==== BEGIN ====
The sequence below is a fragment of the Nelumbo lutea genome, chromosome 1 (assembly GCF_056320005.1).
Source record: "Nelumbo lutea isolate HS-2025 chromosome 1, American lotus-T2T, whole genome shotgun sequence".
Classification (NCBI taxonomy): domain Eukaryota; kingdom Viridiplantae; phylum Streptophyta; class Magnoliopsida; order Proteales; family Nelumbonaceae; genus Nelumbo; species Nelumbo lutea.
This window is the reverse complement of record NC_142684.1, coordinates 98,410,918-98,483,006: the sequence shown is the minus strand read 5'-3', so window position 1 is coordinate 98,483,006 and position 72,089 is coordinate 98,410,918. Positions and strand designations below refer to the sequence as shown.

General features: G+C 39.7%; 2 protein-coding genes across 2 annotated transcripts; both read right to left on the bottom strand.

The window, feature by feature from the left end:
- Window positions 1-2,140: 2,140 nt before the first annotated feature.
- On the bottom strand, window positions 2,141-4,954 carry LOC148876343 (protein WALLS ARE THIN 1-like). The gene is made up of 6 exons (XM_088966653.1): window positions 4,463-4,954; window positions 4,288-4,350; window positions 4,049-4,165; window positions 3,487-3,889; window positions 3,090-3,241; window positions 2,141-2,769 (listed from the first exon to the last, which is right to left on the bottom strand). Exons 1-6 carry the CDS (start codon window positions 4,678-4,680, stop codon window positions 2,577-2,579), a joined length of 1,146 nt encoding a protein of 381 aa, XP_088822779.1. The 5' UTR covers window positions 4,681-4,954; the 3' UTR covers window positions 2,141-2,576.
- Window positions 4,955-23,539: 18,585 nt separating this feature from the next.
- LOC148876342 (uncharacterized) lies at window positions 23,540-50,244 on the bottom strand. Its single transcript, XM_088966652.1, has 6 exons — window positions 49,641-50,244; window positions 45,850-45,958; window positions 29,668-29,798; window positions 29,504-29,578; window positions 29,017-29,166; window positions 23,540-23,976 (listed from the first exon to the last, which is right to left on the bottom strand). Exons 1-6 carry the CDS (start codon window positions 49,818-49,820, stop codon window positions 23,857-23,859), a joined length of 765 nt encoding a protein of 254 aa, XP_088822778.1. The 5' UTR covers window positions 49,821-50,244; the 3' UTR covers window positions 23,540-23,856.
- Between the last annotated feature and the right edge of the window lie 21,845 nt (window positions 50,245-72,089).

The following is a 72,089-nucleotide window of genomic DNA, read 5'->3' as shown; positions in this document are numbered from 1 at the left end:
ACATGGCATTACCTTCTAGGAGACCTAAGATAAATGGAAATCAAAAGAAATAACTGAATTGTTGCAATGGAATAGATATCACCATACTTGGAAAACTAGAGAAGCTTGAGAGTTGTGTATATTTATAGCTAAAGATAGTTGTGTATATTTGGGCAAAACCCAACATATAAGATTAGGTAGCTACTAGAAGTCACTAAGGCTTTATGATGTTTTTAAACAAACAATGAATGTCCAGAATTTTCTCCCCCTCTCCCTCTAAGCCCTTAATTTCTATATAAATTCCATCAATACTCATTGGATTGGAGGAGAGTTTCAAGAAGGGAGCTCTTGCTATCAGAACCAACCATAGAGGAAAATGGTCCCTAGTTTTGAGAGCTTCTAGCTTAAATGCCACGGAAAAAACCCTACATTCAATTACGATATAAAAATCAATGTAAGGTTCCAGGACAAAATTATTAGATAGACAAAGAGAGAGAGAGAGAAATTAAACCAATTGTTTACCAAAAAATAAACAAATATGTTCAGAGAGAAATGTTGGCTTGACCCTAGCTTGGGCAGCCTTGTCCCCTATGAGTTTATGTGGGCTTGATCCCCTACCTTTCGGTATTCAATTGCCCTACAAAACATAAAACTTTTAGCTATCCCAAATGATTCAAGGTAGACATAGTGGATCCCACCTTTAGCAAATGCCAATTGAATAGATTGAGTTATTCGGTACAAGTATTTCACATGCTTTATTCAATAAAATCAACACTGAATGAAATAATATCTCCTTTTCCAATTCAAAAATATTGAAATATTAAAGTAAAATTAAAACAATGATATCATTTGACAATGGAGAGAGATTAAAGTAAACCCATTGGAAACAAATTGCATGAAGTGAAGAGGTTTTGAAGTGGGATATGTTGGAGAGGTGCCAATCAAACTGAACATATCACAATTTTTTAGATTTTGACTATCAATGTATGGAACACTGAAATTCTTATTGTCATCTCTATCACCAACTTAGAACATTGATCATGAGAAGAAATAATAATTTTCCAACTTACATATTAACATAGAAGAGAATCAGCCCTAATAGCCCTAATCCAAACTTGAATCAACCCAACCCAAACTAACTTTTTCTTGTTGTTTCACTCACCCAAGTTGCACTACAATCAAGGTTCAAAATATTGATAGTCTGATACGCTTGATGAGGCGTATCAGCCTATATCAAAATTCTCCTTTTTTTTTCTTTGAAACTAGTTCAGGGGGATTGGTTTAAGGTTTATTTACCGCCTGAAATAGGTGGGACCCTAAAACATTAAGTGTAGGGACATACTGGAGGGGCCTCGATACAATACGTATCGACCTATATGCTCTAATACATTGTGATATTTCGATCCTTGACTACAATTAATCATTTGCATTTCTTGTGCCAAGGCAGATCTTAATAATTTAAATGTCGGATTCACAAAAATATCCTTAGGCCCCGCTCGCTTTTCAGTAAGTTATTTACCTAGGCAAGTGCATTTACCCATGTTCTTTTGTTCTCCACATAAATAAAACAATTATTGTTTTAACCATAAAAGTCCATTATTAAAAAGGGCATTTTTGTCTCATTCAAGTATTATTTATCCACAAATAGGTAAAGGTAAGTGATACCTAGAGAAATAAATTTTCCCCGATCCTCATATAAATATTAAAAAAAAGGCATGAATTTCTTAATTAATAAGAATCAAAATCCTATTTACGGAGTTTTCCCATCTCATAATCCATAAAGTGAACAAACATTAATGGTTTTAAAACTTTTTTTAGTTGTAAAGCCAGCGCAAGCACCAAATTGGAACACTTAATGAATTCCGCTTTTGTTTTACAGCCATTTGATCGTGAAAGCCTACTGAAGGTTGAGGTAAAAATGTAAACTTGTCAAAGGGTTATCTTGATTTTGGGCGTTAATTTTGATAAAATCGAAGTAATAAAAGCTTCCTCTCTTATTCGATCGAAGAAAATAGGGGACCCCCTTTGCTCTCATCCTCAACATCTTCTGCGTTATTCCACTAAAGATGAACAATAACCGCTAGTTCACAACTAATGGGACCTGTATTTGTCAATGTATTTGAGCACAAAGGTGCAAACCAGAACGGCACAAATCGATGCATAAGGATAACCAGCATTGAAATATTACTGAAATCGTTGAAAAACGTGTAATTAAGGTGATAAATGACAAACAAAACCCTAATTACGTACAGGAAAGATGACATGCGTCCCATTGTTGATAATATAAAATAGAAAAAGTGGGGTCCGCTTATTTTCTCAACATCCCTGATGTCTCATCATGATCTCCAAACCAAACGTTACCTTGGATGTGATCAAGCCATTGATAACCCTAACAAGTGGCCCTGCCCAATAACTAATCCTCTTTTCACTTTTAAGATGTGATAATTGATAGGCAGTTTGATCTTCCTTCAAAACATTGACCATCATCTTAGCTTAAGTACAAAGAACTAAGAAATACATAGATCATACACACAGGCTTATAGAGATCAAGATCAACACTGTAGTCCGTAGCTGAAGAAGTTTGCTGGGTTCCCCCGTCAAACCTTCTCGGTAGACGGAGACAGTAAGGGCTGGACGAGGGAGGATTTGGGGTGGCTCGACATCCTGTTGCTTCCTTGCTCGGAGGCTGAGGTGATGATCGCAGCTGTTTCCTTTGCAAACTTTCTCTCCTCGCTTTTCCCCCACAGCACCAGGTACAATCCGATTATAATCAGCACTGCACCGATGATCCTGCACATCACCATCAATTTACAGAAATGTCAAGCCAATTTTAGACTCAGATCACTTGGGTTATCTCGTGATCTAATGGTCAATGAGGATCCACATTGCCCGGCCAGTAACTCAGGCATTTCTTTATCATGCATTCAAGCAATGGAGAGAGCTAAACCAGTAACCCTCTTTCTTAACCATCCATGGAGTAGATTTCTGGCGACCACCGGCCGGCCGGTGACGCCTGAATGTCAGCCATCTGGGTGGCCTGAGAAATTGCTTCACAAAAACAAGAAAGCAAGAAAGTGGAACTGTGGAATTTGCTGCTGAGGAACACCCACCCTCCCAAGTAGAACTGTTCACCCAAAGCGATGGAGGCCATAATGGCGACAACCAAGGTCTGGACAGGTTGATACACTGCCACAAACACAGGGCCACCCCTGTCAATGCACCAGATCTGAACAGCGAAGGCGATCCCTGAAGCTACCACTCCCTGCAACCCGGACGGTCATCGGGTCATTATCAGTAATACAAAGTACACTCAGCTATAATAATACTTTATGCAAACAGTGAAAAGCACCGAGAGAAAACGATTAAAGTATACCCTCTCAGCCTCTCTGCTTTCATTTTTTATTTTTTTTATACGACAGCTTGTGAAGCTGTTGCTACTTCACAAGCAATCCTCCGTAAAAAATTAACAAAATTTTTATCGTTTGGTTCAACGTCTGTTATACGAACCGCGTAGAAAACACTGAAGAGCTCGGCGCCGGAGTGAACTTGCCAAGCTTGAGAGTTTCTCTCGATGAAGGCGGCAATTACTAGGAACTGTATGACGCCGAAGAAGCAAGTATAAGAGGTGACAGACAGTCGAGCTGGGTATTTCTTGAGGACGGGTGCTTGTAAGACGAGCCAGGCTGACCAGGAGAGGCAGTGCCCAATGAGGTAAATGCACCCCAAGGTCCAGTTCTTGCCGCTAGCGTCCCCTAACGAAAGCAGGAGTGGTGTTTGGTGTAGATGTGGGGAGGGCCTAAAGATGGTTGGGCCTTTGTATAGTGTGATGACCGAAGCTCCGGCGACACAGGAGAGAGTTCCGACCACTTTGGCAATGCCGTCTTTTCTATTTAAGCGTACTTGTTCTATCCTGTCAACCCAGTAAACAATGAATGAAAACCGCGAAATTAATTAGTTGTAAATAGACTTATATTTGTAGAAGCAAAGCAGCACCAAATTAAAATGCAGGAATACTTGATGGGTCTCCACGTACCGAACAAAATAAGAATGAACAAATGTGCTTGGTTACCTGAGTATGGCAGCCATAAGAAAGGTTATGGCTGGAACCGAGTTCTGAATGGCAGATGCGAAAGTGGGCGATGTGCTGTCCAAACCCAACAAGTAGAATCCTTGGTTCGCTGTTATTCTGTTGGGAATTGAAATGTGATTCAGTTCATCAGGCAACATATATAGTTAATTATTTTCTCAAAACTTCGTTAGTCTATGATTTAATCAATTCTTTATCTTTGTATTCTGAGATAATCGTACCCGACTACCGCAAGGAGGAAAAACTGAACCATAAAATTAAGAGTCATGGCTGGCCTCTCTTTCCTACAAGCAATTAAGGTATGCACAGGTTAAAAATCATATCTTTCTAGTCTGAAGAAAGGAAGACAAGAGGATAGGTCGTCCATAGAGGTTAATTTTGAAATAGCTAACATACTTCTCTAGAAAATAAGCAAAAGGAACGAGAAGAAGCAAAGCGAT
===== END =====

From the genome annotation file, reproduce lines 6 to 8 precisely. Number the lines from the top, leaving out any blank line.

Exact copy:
The window, feature by feature from the left end:
- Window positions 1-2,140: 2,140 nt before the first annotated feature.
- On the bottom strand, window positions 2,141-4,954 carry LOC148876343 (protein WALLS ARE THIN 1-like). The gene is made up of 6 exons (XM_088966653.1): window positions 4,463-4,954; window positions 4,288-4,350; window positions 4,049-4,165; window positions 3,487-3,889; window positions 3,090-3,241; window positions 2,141-2,769 (listed from the first exon to the last, which is right to left on the bottom strand). Exons 1-6 carry the CDS (start codon window positions 4,678-4,680, stop codon window positions 2,577-2,579), a joined length of 1,146 nt encoding a protein of 381 aa, XP_088822779.1. The 5' UTR covers window positions 4,681-4,954; the 3' UTR covers window positions 2,141-2,576.